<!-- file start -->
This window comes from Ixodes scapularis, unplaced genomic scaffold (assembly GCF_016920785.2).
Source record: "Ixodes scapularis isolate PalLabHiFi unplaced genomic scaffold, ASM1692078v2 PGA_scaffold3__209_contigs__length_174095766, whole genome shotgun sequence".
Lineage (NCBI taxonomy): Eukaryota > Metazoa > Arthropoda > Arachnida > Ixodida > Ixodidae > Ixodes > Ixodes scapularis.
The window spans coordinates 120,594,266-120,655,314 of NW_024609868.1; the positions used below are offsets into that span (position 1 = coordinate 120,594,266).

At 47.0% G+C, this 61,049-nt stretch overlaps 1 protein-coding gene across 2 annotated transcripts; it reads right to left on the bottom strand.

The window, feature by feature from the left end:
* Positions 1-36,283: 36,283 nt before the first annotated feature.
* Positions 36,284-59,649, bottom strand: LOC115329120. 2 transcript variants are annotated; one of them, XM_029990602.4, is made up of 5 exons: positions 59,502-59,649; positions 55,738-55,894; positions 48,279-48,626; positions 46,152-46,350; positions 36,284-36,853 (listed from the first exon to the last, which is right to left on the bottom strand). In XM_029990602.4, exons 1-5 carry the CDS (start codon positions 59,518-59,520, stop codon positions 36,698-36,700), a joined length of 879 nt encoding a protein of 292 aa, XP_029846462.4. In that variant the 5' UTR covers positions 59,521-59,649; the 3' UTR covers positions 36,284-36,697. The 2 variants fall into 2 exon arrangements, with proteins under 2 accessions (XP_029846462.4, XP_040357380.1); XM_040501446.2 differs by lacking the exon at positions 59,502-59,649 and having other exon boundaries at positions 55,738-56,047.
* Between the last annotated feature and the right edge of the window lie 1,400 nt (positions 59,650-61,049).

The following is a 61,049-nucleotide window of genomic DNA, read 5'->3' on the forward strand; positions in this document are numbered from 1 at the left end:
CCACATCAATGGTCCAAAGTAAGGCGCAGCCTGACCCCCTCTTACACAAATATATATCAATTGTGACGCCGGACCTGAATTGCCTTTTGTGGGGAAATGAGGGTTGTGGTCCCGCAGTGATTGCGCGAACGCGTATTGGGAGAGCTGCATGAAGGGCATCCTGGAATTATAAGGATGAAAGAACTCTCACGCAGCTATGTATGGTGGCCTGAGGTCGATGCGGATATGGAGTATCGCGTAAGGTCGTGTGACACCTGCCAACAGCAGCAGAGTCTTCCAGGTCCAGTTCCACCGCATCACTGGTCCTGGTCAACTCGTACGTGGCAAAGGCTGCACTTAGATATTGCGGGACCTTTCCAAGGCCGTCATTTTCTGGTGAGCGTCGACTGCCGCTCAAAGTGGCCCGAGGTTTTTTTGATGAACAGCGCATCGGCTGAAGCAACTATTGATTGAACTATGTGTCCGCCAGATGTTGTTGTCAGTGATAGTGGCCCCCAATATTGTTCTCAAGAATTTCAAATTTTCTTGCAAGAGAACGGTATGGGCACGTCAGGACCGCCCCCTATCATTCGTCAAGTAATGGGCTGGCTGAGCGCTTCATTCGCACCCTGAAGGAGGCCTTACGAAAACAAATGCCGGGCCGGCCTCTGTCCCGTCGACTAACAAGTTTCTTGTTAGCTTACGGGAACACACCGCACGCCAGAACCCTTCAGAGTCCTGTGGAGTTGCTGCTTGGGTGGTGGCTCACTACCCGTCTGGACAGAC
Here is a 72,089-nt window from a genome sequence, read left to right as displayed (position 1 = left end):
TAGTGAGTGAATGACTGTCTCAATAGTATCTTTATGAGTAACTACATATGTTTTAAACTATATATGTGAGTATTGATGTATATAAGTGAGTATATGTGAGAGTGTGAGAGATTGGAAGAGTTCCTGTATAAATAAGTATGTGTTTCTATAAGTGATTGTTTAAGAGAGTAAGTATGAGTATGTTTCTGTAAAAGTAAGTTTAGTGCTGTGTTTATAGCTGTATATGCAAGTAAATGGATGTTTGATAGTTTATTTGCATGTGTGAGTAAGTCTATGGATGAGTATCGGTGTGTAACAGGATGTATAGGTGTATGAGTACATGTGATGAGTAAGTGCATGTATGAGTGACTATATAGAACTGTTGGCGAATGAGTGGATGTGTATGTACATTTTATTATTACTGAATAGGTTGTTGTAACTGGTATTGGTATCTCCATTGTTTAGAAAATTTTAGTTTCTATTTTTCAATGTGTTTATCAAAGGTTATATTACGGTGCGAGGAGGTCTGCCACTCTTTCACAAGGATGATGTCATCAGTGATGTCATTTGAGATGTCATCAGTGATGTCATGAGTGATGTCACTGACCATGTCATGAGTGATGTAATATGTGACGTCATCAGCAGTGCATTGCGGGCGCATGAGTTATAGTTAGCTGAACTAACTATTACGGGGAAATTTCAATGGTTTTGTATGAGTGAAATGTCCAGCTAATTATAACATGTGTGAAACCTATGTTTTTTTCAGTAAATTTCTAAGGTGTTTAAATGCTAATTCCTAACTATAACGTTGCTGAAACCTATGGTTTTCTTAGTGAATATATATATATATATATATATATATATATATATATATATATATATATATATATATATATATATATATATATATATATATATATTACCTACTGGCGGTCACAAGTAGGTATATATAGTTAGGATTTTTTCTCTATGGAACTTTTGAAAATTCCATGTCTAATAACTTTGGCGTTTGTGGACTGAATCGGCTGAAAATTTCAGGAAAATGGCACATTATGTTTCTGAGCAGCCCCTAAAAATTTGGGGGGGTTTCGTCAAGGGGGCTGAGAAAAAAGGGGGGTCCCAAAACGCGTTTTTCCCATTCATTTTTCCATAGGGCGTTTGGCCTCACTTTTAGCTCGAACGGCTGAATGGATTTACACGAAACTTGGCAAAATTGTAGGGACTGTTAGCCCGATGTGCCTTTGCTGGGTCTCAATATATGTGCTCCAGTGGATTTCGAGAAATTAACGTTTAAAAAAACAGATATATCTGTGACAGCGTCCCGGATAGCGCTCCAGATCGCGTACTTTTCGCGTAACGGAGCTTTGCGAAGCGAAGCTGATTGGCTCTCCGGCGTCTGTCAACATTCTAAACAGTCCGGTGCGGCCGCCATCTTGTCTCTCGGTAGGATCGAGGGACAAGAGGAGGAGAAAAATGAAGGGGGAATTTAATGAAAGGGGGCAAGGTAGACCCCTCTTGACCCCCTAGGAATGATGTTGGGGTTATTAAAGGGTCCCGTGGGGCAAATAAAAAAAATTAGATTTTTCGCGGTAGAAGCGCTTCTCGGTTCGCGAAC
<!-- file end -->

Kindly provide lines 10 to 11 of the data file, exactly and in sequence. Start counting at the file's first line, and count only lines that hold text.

The following is a 61,049-nucleotide window of genomic DNA, read 5'->3' on the forward strand; positions in this document are numbered from 1 at the left end:
CCACATCAATGGTCCAAAGTAAGGCGCAGCCTGACCCCCTCTTACACAAATATATATCAATTGTGACGCCGGACCTGAATTGCCTTTTGTGGGGAAATGAGGGTTGTGGTCCCGCAGTGATTGCGCGAACGCGTATTGGGAGAGCTGCATGAAGGGCATCCTGGAATTATAAGGATGAAAGAACTCTCACGCAGCTATGTATGGTGGCCTGAGGTCGATGCGGATATGGAGTATCGCGTAAGGTCGTGTGACACCTGCCAACAGCAGCAGAGTCTTCCAGGTCCAGTTCCACCGCATCACTGGTCCTGGTCAACTCGTACGTGGCAAAGGCTGCACTTAGATATTGCGGGACCTTTCCAAGGCCGTCATTTTCTGGTGAGCGTCGACTGCCGCTCAAAGTGGCCCGAGGTTTTTTTGATGAACAGCGCATCGGCTGAAGCAACTATTGATTGAACTATGTGTCCGCCAGATGTTGTTGTCAGTGATAGTGGCCCCCAATATTGTTCTCAAGAATTTCAAATTTTCTTGCAAGAGAACGGTATGGGCACGTCAGGACCGCCCCCTATCATTCGTCAAGTAATGGGCTGGCTGAGCGCTTCATTCGCACCCTGAAGGAGGCCTTACGAAAACAAATGCCGGGCCGGCCTCTGTCCCGTCGACTAACAAGTTTCTTGTTAGCTTACGGGAACACACCGCACGCCAGAACCCTTCAGAGTCCTGTGGAGTTGCTGCTTGGGTGGTGGCTCACTACCCGTCTGGACAGAC